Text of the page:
Shi'ite fighters and Iraqi security forces hold an Islamic State flag (L), which they pulled down after clashes with IS militants, in Saqlawiya, north of Falluja, Iraq, June 4, 2016. REUTERS/Stringer(reuters_tickers)
By Warren Strobel and John Walcott
WASHINGTON (Reuters) - Deadly attacks in four countries linked to Islamic State show the limitations of U.S.-led efforts to loosen the group's grip in Syria and Iraq, and the challenge of stopping attacks that are not only globally dispersed but very different in their choice of targets, current and former U.S. officials said.
"Bombing the heck out of (Islamic State's capital) Raqqa is not going to stop this stuff," said Paul Pillar, a veteran CIA analyst now at Georgetown University.
In recent months, Obama administration officials have frequently portrayed the group's deadly strikes worldwide as a direct response to the U.S.-led military coalition's success in ousting it from large tracts of Iraq and Syria.
While that may be true in part, the current and former U.S. officials said, it is overly simplistic and understates how Islamic State's influence has spread beyond the territory it controls.
The ultra-hardline Sunni Muslim group's recruiting and propaganda directed outside its self-proclaimed caliphate long predates its loss of key cities in Iraq such as, most recently, Falluja, U.S. officials said.
"Evidence has been growing for some time that ISIS has been expanding its outreach, recruiting and propaganda, both online and with emissaries, as the military and economic costs of maintaining, much less expanding, its original caliphate have become clear," said a U.S. official who closely watches militant Islamic groups.
In its new guise, some analysts said, Islamic State is coming to more closely resemble al Qaeda, which has primarily focused on large-scale attacks rather than try to hold territory.
Building and maintaining a caliphate has possibly been more expensive and complicated than Islamic State first realized, the U.S. official said.
U.S. officials said they are still analysing the links between Islamic State and a June 28 attack on Istanbul airport that killed 45 people; an attack on a cafe frequented by foreigners in Dhaka on Friday that killed 20 people; a suicide truck bombing in a mainly Shi'ite Baghdad neighbourhood on Saturday that killed at least 175 people; and attacks in Saudi Arabia targeting U.S. diplomats, Shi'ite worshippers and a security office at a mosque in the holy city of Medina.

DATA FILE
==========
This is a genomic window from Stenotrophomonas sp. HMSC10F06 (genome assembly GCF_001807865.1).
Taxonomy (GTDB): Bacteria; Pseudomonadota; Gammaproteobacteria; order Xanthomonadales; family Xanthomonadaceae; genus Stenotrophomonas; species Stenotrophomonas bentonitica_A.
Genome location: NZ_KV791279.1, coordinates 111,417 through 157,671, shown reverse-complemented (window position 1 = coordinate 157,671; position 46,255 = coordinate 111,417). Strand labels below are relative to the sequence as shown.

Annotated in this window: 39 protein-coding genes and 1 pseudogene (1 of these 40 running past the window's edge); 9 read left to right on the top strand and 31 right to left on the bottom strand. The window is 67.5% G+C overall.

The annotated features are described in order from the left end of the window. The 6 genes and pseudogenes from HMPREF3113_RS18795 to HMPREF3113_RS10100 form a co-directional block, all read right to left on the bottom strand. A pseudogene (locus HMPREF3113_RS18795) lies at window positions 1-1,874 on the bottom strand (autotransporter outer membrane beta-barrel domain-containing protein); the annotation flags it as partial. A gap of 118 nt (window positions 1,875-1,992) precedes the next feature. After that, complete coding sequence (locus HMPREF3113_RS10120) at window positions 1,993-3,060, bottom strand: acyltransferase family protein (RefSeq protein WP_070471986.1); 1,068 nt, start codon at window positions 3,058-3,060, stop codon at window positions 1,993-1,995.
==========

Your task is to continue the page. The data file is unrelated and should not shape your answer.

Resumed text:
All took place during the Muslim holy month of Ramadan, which ends this week with the Eid al-Fitr feast.
A U.S. official said the attacks in Turkey, Iraq and Saudi Arabia appear to have direct links to Islamic State. The one in Bangladesh may have been Islamic State-inspired but also have local roots, the official said.
Intercepted Islamic State messages suggest targets to attack, including gathering places for non-Muslims and Shi'ite Muslims in predominantly Sunni areas, and government installations, another U.S. official said.
"There's a fair amount that falls somewhere in between inspiration and outright direction," this official said. "Call it suggestion."
Counter-terrorism experts say there is no silver bullet that will stop strikes on civilians that are so globally dispersed and use methods of attack that range from single suicide bombers to massive truck bombs to hostage-taking.
"The challenge involved is, the action and initiative is coming from a lot of different places," said Georgetown's Pillar.
Closer diplomatic cooperation, intelligence sharing and tracking money flows were crucial, he said.
"We've always made clear that the military campaign is not enough to defeat Daesh (Islamic State) or to remove the threat that it poses," State Department spokesman John Kirby said on Tuesday. "A holistic campaign that addresses the root causes of extremism is the only way to deliver a sustainable defeat.
(Additional reporting by Mark Hosenball, Yara Bayoumy, Jonathan Landay and Arshad Mohammed; Editing by Ross Colvin)